Capitol House

c.1990 neo-Georgian offices on the site of two earlier houses

Capitol House, 60–62 Leman Street
Contributed by Survey of London on May 7, 2020

This late twentieth-century neo-Georgian office block replaced a pair of three-storey early nineteenth-century houses that succeeded an unequal early eighteenth-century pair that was unified in the 1760s and ’70s for the Rev. Daniel Noble, a Minister of the General Baptist congregation that moved from the Mill Yard chapel to the south side of Church Lane (where it became part of the Commercial Road) in 1763. He kept a well-regarded academy where Thomas Paine, the radical activist, briefly taught in 1766. The academy’s Leman Street situation was advertised as ‘very airy’, but it had closed by 1800 and rebuilding ensued. The early nineteenth-century houses were occupied by a number of manufacturers, with tenants who notably included Joseph Solomon Spyer and David Mocatta, associates of the Goldsmids, who were next door in the house on the site of No. 64. For a spell in the 1840s No. 62 housed George Smart, a ‘Professor of Dancing’. In 1884, No. 60 had a shopfront inserted and a back warehouse was reconstructed. Alterations of 1923 may have included an additional storey at No. 60, then in long-standing use as a hairdresser’s, but that had been removed by the 1970s. No. 62 was occupied by a doctor’s surgery for many decades.1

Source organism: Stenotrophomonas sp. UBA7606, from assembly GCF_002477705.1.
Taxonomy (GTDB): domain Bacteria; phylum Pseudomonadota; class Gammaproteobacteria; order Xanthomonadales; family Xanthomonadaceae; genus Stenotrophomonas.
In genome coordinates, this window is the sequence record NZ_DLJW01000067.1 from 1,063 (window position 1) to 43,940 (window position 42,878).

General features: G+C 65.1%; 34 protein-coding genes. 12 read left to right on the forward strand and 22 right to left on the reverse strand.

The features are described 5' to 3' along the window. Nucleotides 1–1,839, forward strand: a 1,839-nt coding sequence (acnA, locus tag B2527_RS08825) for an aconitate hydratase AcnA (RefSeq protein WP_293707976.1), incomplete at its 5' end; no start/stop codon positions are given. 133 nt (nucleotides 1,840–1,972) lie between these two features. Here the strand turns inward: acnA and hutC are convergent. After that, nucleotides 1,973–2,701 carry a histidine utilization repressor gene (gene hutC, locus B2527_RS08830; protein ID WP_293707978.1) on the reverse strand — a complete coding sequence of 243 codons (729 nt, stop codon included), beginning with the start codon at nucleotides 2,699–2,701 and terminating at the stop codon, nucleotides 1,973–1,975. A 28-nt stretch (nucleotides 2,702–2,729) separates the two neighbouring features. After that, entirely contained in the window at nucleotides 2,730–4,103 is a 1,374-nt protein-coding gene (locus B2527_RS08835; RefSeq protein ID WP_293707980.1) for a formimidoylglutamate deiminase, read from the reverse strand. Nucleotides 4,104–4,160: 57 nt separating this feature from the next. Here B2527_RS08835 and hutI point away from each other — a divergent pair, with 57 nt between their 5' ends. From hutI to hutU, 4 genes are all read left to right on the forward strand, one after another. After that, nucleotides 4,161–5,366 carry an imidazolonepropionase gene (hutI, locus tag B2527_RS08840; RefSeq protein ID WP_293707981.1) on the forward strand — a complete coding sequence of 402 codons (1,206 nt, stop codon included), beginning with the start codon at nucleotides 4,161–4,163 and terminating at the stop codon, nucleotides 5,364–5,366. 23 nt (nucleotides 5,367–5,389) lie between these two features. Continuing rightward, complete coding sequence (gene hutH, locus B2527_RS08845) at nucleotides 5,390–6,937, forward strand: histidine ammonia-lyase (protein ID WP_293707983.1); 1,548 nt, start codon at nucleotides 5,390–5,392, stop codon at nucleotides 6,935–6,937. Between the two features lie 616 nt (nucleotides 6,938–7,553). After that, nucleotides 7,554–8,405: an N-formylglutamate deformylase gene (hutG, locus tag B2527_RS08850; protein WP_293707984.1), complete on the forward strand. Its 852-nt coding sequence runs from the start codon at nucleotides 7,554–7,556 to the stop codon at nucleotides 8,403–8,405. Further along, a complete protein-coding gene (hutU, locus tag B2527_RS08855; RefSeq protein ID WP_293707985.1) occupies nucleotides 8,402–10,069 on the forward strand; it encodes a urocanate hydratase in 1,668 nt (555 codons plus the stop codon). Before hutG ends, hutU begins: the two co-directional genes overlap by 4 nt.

No. 62 gained Listed status in 1973 and an application to convert the pair into offices was approved. But proposals for a wholly new four-storey office block followed, first to designs produced by Michael Rayner & Partners in 1976, then by Elsom, Pack and Roberts Architects in 1980. These were not taken forward and a third scheme instigated by Demos Ciclitira Ltd, a currant- importing firm, with Keith Roberts and Associates as architects, was approved in 1986. The resultant stock-brick-faced office block was constructed by Mansell Ltd. Its artificial-stone pedimented doorcase, stringcourse at first- floor sill level, and precast cornice are reminiscent of the house at 66 Leman Street, presumably conscious pastiche.2

  1. London Metropolitan Archives, Land Tax Returns; Tower Hamlets Commissioners of Sewers ratebooks; District Surveyors' Returns; CLC/B/192/F/001/MS11936/297/449928; Collage 118762–3: The World, 3 Oct 1792: Tower Hamlets Local History Library and Archives (THLHLA), 820.1, Folder 1: Nicholas Adolf Hans, New Trends in Education in the Eighteenth Century, 1951 (2001 edn), pp. 113–4: Baptist Quarterly, vol. 1/3, 1922, pp. 135–8: Post Office Directories 

  2. THLHLA, Building Control file 22300: Tower Hamlets planning applications online 

Capitol House, Leman Street elevation, March 2018
Contributed by Derek Kendall